For Tourism Purposes, Canadian Islands Embrace Hitchhiking

An unexpected way to get around parts of British Columbia

Pender Island
Pender Island, seen from the water.
Hameltion, CC BY-SA 4.0

If you’re newly arrived in a place on vacation and are seeking a way to get around, you generally have a few options to choose from. Taking public transportation is one, and renting a car is another. But what if you’d prefer to avoid driving and need to get around in a locale without any form of public transportation? Well, there’s always hitchhiking.

That’s what a group of islands in British Columbia have embraced as part of a new initiative to improve tourism. Pender Island, one of the islands in question, is located north of Victoria (and due west of Bellingham, Washington). As Brendan Sainsbury chronicled for Condé Nast Traveler, residents of the three islands have volunteered to pick up hitchhiking tourists at 60 different stops.

The idea at the heart of it is simple: that this volunteer program can reduce the need for cars on the islands, lowering emissions along the way. Sainsbury’s account of his own trip there notes that it was easy to get to Pender Island from Vancouver by ferry; once there, he was able to get around by making use of the system, meeting interesting people along the way.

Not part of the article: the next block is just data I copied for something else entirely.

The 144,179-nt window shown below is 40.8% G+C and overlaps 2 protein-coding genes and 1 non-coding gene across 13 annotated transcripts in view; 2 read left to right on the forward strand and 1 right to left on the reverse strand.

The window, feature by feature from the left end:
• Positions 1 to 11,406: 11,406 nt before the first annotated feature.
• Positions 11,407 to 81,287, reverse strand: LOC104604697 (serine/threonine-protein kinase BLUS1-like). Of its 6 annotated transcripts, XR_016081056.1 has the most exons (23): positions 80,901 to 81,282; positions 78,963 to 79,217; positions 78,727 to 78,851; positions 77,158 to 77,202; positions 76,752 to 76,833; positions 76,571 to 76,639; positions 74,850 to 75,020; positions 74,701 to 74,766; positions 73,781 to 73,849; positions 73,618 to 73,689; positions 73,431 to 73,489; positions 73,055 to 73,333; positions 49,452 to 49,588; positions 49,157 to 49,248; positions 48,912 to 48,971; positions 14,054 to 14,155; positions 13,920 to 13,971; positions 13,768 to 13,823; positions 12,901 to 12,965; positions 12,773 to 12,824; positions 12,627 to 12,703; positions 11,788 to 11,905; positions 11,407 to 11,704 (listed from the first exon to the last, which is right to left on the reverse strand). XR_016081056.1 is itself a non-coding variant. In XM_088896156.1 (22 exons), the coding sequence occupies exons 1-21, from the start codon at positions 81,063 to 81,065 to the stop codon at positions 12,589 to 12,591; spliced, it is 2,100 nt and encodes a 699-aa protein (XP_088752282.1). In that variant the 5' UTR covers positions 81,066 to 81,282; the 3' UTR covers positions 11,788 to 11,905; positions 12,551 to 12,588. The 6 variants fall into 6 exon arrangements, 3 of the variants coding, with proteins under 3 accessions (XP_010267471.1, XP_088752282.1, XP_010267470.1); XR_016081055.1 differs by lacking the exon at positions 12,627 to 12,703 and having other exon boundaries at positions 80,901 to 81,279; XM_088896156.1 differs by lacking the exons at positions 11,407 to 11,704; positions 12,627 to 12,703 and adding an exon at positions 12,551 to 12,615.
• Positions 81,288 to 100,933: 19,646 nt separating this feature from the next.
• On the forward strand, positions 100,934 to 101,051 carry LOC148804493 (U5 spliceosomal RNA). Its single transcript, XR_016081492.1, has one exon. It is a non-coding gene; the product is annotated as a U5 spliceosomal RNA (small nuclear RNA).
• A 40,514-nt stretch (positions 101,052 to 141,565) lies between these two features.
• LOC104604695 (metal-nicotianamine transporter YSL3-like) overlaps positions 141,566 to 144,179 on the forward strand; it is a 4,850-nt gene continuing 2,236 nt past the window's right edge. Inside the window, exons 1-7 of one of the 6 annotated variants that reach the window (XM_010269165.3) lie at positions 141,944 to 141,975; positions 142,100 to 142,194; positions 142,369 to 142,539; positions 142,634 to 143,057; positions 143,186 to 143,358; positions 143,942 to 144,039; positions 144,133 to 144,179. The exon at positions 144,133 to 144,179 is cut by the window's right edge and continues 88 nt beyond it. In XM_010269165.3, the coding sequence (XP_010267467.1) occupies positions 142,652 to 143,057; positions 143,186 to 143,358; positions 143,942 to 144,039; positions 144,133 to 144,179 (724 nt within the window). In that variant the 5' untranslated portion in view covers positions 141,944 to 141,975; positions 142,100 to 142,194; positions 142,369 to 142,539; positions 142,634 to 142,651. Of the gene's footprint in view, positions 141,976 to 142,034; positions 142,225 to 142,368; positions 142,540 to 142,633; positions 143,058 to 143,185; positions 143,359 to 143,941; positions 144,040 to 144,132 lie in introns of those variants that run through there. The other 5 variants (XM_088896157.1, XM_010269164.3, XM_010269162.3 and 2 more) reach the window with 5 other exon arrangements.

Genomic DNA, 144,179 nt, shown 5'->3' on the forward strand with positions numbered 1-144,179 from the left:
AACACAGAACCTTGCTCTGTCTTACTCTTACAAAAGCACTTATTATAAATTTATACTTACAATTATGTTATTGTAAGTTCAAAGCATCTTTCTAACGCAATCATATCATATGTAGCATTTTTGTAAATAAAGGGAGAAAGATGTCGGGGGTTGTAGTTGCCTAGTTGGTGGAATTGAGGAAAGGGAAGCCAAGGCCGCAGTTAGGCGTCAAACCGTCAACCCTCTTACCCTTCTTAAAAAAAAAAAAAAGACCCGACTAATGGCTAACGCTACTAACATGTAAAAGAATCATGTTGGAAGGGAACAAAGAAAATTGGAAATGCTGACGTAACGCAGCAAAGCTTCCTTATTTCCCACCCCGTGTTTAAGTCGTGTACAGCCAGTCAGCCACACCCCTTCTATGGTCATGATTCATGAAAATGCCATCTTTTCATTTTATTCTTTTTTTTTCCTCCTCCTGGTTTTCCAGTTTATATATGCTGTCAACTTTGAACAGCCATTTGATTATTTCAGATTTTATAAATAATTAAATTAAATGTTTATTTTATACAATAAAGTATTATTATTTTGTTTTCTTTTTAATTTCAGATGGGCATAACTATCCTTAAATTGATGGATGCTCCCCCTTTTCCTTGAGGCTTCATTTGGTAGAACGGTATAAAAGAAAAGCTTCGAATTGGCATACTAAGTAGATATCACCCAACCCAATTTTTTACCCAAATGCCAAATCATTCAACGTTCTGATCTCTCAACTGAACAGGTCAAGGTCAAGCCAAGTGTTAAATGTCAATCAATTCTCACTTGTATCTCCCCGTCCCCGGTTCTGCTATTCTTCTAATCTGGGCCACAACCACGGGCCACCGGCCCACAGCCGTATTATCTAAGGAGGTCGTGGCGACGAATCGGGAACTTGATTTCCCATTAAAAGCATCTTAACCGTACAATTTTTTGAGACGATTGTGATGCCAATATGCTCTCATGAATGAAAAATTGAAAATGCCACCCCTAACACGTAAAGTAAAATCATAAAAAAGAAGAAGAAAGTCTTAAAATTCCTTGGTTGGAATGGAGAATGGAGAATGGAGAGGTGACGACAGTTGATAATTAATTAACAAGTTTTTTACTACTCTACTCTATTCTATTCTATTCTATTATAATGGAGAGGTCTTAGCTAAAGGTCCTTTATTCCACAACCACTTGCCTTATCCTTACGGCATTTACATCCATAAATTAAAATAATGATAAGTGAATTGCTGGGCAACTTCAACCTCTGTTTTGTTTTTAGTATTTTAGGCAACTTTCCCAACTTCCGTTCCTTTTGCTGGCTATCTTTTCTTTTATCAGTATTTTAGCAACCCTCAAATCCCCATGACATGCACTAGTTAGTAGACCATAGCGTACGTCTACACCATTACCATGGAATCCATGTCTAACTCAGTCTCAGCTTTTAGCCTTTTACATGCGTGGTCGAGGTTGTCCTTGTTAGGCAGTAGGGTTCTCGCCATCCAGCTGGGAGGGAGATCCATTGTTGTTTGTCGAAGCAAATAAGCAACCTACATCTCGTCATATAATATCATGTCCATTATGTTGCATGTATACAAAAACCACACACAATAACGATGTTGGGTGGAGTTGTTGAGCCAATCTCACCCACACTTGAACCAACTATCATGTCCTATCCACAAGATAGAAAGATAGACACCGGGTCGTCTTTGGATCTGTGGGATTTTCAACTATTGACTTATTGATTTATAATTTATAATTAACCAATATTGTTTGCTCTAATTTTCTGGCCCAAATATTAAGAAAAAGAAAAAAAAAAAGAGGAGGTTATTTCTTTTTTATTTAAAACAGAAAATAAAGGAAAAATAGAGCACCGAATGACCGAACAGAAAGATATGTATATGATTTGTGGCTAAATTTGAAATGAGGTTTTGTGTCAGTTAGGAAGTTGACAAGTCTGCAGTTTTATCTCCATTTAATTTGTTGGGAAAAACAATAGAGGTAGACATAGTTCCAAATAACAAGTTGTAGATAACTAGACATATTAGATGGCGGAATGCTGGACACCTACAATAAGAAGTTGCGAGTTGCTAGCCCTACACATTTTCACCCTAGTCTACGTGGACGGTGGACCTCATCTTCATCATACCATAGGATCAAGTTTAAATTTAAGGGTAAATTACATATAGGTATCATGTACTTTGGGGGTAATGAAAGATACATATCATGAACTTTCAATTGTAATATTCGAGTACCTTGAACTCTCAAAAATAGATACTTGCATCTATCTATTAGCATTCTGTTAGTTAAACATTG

Now, over the decades, hitchhiking has gone from a ubiquitous part of pop culture to something viewed with more suspicion by many — though that may not be warranted, as per a 2015 Vox article. A unique solution like this to reducing emissions and finding an unexpected vein of ride-sharing offers an interesting case study for the future.


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